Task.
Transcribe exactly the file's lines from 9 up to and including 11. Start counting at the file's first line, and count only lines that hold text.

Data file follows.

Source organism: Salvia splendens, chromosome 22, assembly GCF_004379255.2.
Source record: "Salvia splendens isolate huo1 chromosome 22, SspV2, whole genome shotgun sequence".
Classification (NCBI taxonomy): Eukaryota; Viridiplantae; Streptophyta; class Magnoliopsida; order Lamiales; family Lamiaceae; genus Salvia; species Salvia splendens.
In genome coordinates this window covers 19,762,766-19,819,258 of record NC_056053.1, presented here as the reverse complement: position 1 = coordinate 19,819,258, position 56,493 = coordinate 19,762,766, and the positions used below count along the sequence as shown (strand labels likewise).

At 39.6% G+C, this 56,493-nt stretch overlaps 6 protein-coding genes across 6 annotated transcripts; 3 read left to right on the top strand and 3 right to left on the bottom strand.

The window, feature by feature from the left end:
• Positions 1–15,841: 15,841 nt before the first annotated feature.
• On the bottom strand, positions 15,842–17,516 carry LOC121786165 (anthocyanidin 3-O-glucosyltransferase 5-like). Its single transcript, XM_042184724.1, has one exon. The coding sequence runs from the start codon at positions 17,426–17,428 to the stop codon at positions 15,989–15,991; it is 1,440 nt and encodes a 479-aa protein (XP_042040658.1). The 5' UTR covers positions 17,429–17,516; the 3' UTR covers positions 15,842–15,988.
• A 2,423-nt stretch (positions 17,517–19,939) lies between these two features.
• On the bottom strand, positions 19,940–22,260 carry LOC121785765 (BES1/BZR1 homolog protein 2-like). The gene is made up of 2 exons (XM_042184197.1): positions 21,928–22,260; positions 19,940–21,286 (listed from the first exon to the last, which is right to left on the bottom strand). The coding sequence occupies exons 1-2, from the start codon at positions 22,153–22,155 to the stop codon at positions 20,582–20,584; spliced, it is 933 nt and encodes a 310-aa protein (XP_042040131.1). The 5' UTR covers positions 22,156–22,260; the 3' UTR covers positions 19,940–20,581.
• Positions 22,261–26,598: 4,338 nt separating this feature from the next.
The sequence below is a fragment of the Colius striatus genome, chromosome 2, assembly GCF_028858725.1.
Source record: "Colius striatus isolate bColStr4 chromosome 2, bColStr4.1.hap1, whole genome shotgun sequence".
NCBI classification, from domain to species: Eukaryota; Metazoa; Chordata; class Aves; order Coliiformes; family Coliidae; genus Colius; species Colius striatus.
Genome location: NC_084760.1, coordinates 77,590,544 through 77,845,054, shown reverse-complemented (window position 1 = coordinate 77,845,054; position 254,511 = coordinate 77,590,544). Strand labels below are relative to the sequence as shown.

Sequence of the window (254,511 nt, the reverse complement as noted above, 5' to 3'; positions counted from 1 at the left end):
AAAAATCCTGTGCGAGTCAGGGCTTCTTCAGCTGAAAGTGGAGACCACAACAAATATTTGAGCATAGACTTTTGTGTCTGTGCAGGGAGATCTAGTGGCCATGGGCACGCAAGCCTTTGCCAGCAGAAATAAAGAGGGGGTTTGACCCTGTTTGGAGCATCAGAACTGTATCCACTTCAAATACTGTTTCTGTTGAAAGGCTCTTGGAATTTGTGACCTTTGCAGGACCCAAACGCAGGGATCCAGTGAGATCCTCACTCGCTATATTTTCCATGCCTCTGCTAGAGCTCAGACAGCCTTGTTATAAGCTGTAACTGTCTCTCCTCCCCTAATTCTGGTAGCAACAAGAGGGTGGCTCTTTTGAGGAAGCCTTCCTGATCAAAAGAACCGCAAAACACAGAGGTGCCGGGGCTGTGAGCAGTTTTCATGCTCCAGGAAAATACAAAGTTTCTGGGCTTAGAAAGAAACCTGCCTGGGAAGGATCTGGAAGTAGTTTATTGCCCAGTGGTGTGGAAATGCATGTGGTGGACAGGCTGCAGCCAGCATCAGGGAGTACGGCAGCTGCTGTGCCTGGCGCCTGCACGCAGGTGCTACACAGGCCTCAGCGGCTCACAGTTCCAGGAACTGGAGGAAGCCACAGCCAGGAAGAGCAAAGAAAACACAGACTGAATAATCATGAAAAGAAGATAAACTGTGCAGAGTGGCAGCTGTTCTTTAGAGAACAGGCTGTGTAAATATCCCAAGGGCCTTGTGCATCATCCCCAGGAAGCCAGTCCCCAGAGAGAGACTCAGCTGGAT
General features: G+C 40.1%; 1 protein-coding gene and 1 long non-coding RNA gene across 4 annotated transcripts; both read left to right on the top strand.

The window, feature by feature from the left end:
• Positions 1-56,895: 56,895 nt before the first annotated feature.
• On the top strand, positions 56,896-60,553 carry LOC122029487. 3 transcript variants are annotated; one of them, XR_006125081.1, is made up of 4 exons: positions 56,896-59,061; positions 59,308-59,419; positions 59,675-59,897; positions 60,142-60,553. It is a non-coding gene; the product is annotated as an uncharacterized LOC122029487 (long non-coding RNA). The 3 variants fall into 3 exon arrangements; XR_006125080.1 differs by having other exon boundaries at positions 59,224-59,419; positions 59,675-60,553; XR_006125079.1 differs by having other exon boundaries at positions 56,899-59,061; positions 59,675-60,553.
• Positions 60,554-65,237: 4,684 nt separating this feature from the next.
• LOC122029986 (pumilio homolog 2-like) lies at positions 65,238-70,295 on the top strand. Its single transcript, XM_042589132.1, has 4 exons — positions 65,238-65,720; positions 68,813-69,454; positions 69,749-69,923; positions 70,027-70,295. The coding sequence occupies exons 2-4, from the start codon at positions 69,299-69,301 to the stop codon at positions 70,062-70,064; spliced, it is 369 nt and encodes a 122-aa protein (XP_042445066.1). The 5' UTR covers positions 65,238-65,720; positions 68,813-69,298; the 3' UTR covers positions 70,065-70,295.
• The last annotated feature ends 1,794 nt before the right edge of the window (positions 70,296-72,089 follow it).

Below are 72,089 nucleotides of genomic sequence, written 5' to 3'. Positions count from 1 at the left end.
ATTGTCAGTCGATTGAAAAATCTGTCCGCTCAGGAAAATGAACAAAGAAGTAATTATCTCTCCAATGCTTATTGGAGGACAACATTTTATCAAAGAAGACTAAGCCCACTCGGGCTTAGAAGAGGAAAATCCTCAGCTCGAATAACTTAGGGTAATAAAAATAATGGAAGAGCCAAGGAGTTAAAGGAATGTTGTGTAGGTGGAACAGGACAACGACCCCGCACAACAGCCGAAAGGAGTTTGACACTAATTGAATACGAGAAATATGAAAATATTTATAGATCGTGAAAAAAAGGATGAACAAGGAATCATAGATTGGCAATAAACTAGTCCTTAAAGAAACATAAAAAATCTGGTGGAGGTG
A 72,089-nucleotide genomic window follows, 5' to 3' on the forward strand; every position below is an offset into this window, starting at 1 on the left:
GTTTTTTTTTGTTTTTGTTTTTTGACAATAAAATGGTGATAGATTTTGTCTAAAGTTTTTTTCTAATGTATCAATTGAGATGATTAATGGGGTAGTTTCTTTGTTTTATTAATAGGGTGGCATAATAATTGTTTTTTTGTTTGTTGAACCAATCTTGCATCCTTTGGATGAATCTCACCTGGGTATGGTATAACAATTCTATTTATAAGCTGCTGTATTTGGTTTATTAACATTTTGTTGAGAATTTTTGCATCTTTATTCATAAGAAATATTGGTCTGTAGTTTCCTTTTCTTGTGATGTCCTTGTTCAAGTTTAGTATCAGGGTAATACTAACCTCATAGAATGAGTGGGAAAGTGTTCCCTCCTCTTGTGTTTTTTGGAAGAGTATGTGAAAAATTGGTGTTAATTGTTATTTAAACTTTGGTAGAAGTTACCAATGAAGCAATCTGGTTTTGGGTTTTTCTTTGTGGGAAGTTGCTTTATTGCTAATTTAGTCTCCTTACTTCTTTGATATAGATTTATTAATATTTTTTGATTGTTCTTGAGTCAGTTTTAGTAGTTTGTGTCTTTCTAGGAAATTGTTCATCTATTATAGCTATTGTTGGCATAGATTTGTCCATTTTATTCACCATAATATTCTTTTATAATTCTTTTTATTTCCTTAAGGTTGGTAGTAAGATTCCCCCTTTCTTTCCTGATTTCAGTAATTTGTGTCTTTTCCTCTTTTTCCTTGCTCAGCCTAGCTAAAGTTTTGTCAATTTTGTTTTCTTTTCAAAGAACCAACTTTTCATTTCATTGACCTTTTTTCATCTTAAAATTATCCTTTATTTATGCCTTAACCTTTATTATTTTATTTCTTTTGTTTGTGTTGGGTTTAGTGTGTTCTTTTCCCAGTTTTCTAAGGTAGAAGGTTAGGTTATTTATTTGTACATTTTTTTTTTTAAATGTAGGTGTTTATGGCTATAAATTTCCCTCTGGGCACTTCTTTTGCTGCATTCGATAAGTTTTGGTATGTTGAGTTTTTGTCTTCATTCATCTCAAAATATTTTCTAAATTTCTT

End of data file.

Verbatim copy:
• A 2,423-nt stretch (positions 17,517–19,939) lies between these two features.
• On the bottom strand, positions 19,940–22,260 carry LOC121785765 (BES1/BZR1 homolog protein 2-like). The gene is made up of 2 exons (XM_042184197.1): positions 21,928–22,260; positions 19,940–21,286 (listed from the first exon to the last, which is right to left on the bottom strand). The coding sequence occupies exons 1-2, from the start codon at positions 22,153–22,155 to the stop codon at positions 20,582–20,584; spliced, it is 933 nt and encodes a 310-aa protein (XP_042040131.1). The 5' UTR covers positions 22,156–22,260; the 3' UTR covers positions 19,940–20,581.
• Positions 22,261–26,598: 4,338 nt separating this feature from the next.